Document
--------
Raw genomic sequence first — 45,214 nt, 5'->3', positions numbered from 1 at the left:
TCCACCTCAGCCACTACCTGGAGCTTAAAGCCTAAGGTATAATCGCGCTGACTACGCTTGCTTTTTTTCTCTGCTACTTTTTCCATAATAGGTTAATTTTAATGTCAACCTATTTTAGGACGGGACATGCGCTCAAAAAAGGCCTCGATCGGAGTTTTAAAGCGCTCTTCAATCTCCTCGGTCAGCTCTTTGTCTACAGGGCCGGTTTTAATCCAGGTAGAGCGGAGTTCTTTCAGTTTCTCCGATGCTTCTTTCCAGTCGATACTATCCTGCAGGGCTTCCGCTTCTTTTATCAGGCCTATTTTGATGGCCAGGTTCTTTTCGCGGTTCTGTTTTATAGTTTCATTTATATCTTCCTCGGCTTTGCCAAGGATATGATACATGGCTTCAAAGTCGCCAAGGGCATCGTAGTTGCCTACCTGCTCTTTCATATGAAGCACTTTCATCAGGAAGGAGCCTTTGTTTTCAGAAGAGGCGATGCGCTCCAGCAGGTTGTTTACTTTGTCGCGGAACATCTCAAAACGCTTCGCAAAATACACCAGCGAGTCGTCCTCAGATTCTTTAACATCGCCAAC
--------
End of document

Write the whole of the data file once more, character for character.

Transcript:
Raw genomic sequence first — 45,214 nt, 5'->3', positions numbered from 1 at the left:
TCCACCTCAGCCACTACCTGGAGCTTAAAGCCTAAGGTATAATCGCGCTGACTACGCTTGCTTTTTTTCTCTGCTACTTTTTCCATAATAGGTTAATTTTAATGTCAACCTATTTTAGGACGGGACATGCGCTCAAAAAAGGCCTCGATCGGAGTTTTAAAGCGCTCTTCAATCTCCTCGGTCAGCTCTTTGTCTACAGGGCCGGTTTTAATCCAGGTAGAGCGGAGTTCTTTCAGTTTCTCCGATGCTTCTTTCCAGTCGATACTATCCTGCAGGGCTTCCGCTTCTTTTATCAGGCCTATTTTGATGGCCAGGTTCTTTTCGCGGTTCTGTTTTATAGTTTCATTTATATCTTCCTCGGCTTTGCCAAGGATATGATACATGGCTTCAAAGTCGCCAAGGGCATCGTAGTTGCCTACCTGCTCTTTCATATGAAGCACTTTCATCAGGAAGGAGCCTTTGTTTTCAGAAGAGGCGATGCGCTCCAGCAGGTTGTTTACTTTGTCGCGGAACATCTCAAAACGCTTCGCAAAATACACCAGCGAGTCGTCCTCAGATTCTTTAACATCGCCAAC